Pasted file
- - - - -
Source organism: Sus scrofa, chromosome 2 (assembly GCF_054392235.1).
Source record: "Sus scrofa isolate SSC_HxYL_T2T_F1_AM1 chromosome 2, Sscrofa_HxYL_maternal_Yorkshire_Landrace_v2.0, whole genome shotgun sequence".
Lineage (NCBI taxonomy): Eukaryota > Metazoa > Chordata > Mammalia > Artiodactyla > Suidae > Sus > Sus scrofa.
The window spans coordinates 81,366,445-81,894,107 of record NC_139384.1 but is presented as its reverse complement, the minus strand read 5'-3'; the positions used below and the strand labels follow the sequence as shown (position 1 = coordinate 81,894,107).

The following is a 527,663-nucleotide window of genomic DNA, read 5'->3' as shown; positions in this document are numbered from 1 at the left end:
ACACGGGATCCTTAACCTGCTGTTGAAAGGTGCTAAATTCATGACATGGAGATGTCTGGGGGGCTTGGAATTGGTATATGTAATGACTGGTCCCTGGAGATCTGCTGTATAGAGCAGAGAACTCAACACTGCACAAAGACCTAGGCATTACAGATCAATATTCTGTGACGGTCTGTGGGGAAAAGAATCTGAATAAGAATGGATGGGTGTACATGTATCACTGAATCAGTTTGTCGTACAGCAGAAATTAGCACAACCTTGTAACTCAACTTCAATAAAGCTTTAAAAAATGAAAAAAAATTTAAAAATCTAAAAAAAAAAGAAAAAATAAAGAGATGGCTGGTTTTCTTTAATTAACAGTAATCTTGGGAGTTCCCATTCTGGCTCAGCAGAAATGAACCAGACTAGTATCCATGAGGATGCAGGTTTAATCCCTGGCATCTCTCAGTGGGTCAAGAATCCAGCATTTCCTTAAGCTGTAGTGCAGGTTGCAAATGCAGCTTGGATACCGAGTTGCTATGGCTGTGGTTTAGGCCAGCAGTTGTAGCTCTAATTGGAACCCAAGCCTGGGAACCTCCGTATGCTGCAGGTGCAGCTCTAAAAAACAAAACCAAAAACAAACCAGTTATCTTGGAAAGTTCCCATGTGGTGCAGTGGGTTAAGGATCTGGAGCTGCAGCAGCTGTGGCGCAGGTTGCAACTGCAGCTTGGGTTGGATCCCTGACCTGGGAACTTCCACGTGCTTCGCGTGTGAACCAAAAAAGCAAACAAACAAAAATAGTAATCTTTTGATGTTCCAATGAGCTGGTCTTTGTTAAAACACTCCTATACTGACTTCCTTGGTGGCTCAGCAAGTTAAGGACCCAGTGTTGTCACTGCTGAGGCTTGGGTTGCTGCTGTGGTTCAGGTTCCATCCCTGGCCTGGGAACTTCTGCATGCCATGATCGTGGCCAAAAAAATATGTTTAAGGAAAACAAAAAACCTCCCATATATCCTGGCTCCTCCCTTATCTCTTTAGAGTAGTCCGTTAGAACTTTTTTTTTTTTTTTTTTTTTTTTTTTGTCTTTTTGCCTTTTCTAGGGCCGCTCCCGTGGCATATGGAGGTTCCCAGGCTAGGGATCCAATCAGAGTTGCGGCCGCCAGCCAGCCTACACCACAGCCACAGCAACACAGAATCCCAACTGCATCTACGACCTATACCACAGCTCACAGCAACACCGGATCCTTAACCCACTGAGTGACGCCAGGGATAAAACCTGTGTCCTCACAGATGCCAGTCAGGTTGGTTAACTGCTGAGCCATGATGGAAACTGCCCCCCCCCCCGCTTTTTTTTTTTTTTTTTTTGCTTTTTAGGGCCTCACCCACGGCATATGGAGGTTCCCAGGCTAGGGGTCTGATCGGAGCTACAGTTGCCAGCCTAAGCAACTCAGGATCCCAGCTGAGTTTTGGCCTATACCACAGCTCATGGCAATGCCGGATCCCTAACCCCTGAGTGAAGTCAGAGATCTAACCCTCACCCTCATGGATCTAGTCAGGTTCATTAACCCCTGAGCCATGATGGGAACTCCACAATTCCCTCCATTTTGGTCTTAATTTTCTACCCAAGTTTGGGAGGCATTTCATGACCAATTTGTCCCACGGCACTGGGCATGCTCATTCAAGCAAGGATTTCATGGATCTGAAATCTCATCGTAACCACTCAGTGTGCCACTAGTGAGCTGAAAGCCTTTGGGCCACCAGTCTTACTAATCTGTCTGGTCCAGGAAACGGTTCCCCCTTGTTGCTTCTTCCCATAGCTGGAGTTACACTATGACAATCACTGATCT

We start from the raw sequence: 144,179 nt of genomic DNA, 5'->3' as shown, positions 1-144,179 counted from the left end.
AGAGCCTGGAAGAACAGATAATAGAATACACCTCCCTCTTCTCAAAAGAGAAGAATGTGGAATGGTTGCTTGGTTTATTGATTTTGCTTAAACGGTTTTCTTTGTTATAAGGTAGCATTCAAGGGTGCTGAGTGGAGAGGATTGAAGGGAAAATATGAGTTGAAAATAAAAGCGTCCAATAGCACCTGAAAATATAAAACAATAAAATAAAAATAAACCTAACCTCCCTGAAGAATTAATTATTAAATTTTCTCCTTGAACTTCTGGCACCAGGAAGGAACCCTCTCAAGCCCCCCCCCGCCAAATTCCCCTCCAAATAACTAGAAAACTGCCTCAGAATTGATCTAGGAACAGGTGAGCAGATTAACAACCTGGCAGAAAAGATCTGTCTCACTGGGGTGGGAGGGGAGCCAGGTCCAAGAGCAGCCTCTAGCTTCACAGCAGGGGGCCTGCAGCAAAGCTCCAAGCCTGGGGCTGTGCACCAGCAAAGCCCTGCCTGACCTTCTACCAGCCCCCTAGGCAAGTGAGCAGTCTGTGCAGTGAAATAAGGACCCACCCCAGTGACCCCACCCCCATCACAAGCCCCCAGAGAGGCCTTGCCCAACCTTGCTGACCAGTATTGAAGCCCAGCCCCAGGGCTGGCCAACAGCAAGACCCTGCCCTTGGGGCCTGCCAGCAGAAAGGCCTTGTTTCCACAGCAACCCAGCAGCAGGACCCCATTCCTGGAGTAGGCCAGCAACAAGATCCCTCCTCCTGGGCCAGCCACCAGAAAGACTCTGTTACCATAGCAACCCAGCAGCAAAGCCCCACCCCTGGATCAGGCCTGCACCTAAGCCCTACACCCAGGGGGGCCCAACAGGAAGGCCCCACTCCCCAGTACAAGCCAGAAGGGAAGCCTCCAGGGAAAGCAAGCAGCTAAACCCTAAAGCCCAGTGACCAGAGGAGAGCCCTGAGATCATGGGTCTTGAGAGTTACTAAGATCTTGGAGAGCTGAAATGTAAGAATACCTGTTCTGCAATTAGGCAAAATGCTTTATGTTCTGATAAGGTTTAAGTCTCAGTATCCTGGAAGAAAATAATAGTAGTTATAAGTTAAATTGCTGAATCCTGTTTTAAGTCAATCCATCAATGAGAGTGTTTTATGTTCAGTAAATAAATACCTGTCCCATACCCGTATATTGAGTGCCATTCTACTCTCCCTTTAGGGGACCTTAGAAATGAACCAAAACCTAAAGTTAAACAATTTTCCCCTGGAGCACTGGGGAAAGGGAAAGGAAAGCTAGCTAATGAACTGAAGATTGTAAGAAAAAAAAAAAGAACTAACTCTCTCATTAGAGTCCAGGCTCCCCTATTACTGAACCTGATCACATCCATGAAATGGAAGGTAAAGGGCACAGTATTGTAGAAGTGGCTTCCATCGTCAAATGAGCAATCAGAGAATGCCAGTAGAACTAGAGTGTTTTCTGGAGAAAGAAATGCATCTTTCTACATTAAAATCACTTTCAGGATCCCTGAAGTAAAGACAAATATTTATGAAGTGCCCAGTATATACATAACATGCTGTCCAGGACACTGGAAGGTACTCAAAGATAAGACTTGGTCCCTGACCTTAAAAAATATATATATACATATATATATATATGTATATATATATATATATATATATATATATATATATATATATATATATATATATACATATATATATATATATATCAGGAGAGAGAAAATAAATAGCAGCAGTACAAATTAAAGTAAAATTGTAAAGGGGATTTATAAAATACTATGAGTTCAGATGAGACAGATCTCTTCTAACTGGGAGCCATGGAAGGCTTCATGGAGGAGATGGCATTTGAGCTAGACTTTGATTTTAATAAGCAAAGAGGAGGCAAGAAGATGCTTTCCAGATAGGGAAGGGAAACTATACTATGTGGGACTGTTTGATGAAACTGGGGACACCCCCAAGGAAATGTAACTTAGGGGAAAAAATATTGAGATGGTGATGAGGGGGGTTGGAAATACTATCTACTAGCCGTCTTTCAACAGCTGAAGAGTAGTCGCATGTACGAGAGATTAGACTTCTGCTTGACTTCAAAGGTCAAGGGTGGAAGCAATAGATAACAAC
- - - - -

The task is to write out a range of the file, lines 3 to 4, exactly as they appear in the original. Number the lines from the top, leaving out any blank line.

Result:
Lineage (NCBI taxonomy): Eukaryota > Metazoa > Chordata > Mammalia > Artiodactyla > Suidae > Sus > Sus scrofa.
The window spans coordinates 81,366,445-81,894,107 of record NC_139384.1 but is presented as its reverse complement, the minus strand read 5'-3'; the positions used below and the strand labels follow the sequence as shown (position 1 = coordinate 81,894,107).